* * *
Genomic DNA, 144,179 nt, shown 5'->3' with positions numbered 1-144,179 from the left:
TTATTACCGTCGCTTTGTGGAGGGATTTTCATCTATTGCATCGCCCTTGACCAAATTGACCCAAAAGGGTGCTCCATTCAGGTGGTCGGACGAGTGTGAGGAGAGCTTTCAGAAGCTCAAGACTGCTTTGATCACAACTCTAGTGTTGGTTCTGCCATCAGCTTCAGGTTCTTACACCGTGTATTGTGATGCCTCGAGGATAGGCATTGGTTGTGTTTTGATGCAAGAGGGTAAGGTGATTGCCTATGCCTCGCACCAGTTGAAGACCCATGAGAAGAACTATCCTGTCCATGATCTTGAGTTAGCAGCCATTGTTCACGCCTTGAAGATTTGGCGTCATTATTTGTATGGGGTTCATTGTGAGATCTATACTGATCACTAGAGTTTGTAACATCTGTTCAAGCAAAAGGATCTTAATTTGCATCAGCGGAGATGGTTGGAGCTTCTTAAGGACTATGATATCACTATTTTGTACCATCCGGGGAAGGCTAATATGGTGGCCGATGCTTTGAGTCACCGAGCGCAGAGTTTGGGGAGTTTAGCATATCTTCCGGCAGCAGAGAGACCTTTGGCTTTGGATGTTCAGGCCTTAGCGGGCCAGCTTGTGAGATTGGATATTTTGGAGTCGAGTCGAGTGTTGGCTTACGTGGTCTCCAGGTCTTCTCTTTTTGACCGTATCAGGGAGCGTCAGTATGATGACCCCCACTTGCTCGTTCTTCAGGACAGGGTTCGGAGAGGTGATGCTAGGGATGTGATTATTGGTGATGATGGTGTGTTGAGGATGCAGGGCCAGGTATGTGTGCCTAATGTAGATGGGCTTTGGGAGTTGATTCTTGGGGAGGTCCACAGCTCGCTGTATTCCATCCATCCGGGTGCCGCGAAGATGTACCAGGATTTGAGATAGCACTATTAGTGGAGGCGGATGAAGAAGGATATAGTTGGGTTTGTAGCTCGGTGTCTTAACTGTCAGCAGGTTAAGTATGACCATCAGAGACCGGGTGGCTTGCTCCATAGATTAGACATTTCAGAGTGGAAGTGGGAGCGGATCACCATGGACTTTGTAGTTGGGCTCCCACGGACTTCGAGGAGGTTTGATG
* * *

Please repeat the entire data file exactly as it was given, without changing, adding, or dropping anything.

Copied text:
Genomic DNA, 144,179 nt, shown 5'->3' with positions numbered 1-144,179 from the left:
TTATTACCGTCGCTTTGTGGAGGGATTTTCATCTATTGCATCGCCCTTGACCAAATTGACCCAAAAGGGTGCTCCATTCAGGTGGTCGGACGAGTGTGAGGAGAGCTTTCAGAAGCTCAAGACTGCTTTGATCACAACTCTAGTGTTGGTTCTGCCATCAGCTTCAGGTTCTTACACCGTGTATTGTGATGCCTCGAGGATAGGCATTGGTTGTGTTTTGATGCAAGAGGGTAAGGTGATTGCCTATGCCTCGCACCAGTTGAAGACCCATGAGAAGAACTATCCTGTCCATGATCTTGAGTTAGCAGCCATTGTTCACGCCTTGAAGATTTGGCGTCATTATTTGTATGGGGTTCATTGTGAGATCTATACTGATCACTAGAGTTTGTAACATCTGTTCAAGCAAAAGGATCTTAATTTGCATCAGCGGAGATGGTTGGAGCTTCTTAAGGACTATGATATCACTATTTTGTACCATCCGGGGAAGGCTAATATGGTGGCCGATGCTTTGAGTCACCGAGCGCAGAGTTTGGGGAGTTTAGCATATCTTCCGGCAGCAGAGAGACCTTTGGCTTTGGATGTTCAGGCCTTAGCGGGCCAGCTTGTGAGATTGGATATTTTGGAGTCGAGTCGAGTGTTGGCTTACGTGGTCTCCAGGTCTTCTCTTTTTGACCGTATCAGGGAGCGTCAGTATGATGACCCCCACTTGCTCGTTCTTCAGGACAGGGTTCGGAGAGGTGATGCTAGGGATGTGATTATTGGTGATGATGGTGTGTTGAGGATGCAGGGCCAGGTATGTGTGCCTAATGTAGATGGGCTTTGGGAGTTGATTCTTGGGGAGGTCCACAGCTCGCTGTATTCCATCCATCCGGGTGCCGCGAAGATGTACCAGGATTTGAGATAGCACTATTAGTGGAGGCGGATGAAGAAGGATATAGTTGGGTTTGTAGCTCGGTGTCTTAACTGTCAGCAGGTTAAGTATGACCATCAGAGACCGGGTGGCTTGCTCCATAGATTAGACATTTCAGAGTGGAAGTGGGAGCGGATCACCATGGACTTTGTAGTTGGGCTCCCACGGACTTCGAGGAGGTTTGATG